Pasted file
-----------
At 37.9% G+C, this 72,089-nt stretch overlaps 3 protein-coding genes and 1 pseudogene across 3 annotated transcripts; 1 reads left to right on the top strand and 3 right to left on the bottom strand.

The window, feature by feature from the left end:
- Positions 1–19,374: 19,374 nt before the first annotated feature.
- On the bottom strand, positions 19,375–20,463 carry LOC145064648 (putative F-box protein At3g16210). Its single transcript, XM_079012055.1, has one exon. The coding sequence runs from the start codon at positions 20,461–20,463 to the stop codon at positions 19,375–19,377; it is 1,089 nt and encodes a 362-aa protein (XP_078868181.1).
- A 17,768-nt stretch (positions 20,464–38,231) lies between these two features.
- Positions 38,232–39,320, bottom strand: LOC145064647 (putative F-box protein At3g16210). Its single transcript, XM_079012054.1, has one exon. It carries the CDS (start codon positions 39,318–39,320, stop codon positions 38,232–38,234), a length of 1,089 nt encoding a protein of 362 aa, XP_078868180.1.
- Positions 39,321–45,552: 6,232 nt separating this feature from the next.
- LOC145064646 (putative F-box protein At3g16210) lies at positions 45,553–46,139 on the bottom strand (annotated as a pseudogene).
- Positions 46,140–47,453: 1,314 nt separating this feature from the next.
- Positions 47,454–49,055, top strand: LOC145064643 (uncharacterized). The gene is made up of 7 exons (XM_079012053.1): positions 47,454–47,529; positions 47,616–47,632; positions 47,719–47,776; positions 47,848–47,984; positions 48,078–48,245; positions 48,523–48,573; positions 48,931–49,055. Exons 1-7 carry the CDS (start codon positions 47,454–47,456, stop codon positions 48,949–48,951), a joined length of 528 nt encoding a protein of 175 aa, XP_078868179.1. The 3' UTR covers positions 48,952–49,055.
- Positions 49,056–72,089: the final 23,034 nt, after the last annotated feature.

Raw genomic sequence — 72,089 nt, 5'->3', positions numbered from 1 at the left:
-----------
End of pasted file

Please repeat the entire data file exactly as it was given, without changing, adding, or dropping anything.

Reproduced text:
At 37.9% G+C, this 72,089-nt stretch overlaps 3 protein-coding genes and 1 pseudogene across 3 annotated transcripts; 1 reads left to right on the top strand and 3 right to left on the bottom strand.

The window, feature by feature from the left end:
- Positions 1–19,374: 19,374 nt before the first annotated feature.
- On the bottom strand, positions 19,375–20,463 carry LOC145064648 (putative F-box protein At3g16210). Its single transcript, XM_079012055.1, has one exon. The coding sequence runs from the start codon at positions 20,461–20,463 to the stop codon at positions 19,375–19,377; it is 1,089 nt and encodes a 362-aa protein (XP_078868181.1).
- A 17,768-nt stretch (positions 20,464–38,231) lies between these two features.
- Positions 38,232–39,320, bottom strand: LOC145064647 (putative F-box protein At3g16210). Its single transcript, XM_079012054.1, has one exon. It carries the CDS (start codon positions 39,318–39,320, stop codon positions 38,232–38,234), a length of 1,089 nt encoding a protein of 362 aa, XP_078868180.1.
- Positions 39,321–45,552: 6,232 nt separating this feature from the next.
- LOC145064646 (putative F-box protein At3g16210) lies at positions 45,553–46,139 on the bottom strand (annotated as a pseudogene).
- Positions 46,140–47,453: 1,314 nt separating this feature from the next.
- Positions 47,454–49,055, top strand: LOC145064643 (uncharacterized). The gene is made up of 7 exons (XM_079012053.1): positions 47,454–47,529; positions 47,616–47,632; positions 47,719–47,776; positions 47,848–47,984; positions 48,078–48,245; positions 48,523–48,573; positions 48,931–49,055. Exons 1-7 carry the CDS (start codon positions 47,454–47,456, stop codon positions 48,949–48,951), a joined length of 528 nt encoding a protein of 175 aa, XP_078868179.1. The 3' UTR covers positions 48,952–49,055.
- Positions 49,056–72,089: the final 23,034 nt, after the last annotated feature.

Raw genomic sequence — 72,089 nt, 5'->3', positions numbered from 1 at the left: